But let’s say he WAS a good businessman. Would that make him a good president? Here’s the point: I don’t think a country is like a business. Some people think it is, but those people are mostly concerned with making money. They think the country ought to have a booming economy above all else, because that’s likely to help their business be a success. In other words, my country is doing well if it’s making me rich.

A company takes seed money, and it produces something, or provides a service. But that’s not what we measure the success by. We measure success of a company by profitability. Imagine you’re running a company making Flimbarts. Someone says “How’s your company doing?” and you say “We made and sold two million Flimbarts last year!” That person will be impressed and likely say “Wow, you must be raking in the cash, huh?”

If you reply “Nope, we’re just breaking even.” they will be less impressed. You’re making lots of Flimbarts, and selling all of them, but you’re not successful, because you’re not turning a big profit.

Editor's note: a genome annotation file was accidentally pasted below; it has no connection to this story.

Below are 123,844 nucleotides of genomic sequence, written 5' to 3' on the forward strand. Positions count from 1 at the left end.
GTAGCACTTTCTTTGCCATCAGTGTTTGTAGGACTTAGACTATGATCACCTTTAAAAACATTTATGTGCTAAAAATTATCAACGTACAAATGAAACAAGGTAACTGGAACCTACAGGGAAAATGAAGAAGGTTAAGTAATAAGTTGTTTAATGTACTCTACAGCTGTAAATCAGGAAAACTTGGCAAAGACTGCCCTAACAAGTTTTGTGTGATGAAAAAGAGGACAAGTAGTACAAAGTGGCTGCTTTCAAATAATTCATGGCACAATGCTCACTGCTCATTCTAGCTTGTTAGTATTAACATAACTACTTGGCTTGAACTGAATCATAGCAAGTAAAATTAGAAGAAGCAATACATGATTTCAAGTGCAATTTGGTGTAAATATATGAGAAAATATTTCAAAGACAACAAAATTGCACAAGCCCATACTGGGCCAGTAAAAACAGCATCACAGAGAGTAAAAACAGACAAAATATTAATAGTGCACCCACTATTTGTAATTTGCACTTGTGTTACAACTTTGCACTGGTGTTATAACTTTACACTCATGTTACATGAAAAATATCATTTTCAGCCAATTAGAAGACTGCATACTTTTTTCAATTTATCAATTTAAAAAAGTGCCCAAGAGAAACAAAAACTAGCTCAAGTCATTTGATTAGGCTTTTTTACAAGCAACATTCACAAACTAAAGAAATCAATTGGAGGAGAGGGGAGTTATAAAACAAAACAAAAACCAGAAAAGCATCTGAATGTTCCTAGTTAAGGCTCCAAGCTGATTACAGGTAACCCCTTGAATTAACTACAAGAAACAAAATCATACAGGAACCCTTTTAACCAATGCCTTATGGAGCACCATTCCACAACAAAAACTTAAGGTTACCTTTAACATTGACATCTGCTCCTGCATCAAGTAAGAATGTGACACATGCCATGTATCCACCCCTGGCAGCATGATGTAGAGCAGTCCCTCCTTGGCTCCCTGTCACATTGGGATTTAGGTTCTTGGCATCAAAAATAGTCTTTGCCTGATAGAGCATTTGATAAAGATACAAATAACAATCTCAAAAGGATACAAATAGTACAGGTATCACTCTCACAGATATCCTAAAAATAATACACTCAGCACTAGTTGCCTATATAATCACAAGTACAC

A country is not a system for producing money. What a country really produces, is citizens. Through their work and taxes, they contribute to the financial stability of the country, but I would argue that it’s the condition of the population that is the measure of the country’s success, not the size of the economy. Look at it this way – if a country wants to attract foreign investment, it could offer cheap labour. The best way to ensure cheap labour is to remove safety restrictions, labour unions and age laws on working. Pay people peanuts to work in factories that aren’t hemmed in with costly safety measures, and it’ll cost foreign firms less to get their products made. More firms will use your country and your country will have a robust economy. But you’ll have miserable citizens, and unless you restrict their education and communication with the outside world, you’ll have rebellion and worker organization and riots.